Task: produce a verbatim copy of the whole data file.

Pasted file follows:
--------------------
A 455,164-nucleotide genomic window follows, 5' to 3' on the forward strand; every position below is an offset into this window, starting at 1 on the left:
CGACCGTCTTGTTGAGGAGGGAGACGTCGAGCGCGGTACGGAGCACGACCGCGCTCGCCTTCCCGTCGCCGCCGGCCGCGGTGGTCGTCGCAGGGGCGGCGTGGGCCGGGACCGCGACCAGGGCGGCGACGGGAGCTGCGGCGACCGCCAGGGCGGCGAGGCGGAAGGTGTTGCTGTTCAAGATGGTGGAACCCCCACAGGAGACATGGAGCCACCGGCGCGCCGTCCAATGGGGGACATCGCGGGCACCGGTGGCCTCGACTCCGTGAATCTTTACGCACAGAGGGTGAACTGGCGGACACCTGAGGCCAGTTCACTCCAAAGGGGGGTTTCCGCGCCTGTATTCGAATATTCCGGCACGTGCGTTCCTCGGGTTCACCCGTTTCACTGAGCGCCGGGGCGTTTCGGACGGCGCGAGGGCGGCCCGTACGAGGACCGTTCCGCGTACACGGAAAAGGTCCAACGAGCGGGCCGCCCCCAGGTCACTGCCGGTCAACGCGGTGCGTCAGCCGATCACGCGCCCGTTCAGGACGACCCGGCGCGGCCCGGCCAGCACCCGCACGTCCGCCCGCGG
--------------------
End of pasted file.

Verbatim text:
A 455,164-nucleotide genomic window follows, 5' to 3' on the forward strand; every position below is an offset into this window, starting at 1 on the left:
CGACCGTCTTGTTGAGGAGGGAGACGTCGAGCGCGGTACGGAGCACGACCGCGCTCGCCTTCCCGTCGCCGCCGGCCGCGGTGGTCGTCGCAGGGGCGGCGTGGGCCGGGACCGCGACCAGGGCGGCGACGGGAGCTGCGGCGACCGCCAGGGCGGCGAGGCGGAAGGTGTTGCTGTTCAAGATGGTGGAACCCCCACAGGAGACATGGAGCCACCGGCGCGCCGTCCAATGGGGGACATCGCGGGCACCGGTGGCCTCGACTCCGTGAATCTTTACGCACAGAGGGTGAACTGGCGGACACCTGAGGCCAGTTCACTCCAAAGGGGGGTTTCCGCGCCTGTATTCGAATATTCCGGCACGTGCGTTCCTCGGGTTCACCCGTTTCACTGAGCGCCGGGGCGTTTCGGACGGCGCGAGGGCGGCCCGTACGAGGACCGTTCCGCGTACACGGAAAAGGTCCAACGAGCGGGCCGCCCCCAGGTCACTGCCGGTCAACGCGGTGCGTCAGCCGATCACGCGCCCGTTCAGGACGACCCGGCGCGGCCCGGCCAGCACCCGCACGTCCGCCCGCGG